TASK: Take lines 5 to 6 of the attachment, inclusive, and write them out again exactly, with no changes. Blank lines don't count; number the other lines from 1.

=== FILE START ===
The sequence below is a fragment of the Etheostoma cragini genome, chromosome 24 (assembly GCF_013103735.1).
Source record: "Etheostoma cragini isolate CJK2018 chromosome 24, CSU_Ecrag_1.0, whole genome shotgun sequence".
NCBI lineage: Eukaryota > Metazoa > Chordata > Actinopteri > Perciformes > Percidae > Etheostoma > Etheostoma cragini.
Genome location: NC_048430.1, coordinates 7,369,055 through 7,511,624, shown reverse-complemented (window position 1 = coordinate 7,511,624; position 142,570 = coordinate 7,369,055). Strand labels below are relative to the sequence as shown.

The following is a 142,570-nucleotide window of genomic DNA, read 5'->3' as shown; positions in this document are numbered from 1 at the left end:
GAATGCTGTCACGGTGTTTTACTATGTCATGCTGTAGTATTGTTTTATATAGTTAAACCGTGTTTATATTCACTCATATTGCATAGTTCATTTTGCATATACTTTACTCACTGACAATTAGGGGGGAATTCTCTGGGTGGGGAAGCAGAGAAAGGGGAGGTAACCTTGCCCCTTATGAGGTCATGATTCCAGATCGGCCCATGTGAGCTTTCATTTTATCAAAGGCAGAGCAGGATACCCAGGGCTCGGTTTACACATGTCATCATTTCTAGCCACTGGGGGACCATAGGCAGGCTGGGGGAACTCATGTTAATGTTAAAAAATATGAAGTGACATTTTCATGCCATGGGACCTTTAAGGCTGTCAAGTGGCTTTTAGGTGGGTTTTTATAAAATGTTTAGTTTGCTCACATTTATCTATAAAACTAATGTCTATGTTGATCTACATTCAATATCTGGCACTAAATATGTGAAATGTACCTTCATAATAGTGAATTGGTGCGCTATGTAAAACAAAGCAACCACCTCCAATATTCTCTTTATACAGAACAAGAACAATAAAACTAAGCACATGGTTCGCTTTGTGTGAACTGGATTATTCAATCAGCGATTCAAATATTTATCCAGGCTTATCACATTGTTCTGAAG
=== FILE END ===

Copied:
The following is a 142,570-nucleotide window of genomic DNA, read 5'->3' as shown; positions in this document are numbered from 1 at the left end:
GAATGCTGTCACGGTGTTTTACTATGTCATGCTGTAGTATTGTTTTATATAGTTAAACCGTGTTTATATTCACTCATATTGCATAGTTCATTTTGCATATACTTTACTCACTGACAATTAGGGGGGAATTCTCTGGGTGGGGAAGCAGAGAAAGGGGAGGTAACCTTGCCCCTTATGAGGTCATGATTCCAGATCGGCCCATGTGAGCTTTCATTTTATCAAAGGCAGAGCAGGATACCCAGGGCTCGGTTTACACATGTCATCATTTCTAGCCACTGGGGGACCATAGGCAGGCTGGGGGAACTCATGTTAATGTTAAAAAATATGAAGTGACATTTTCATGCCATGGGACCTTTAAGGCTGTCAAGTGGCTTTTAGGTGGGTTTTTATAAAATGTTTAGTTTGCTCACATTTATCTATAAAACTAATGTCTATGTTGATCTACATTCAATATCTGGCACTAAATATGTGAAATGTACCTTCATAATAGTGAATTGGTGCGCTATGTAAAACAAAGCAACCACCTCCAATATTCTCTTTATACAGAACAAGAACAATAAAACTAAGCACATGGTTCGCTTTGTGTGAACTGGATTATTCAATCAGCGATTCAAATATTTATCCAGGCTTATCACATTGTTCTGAAG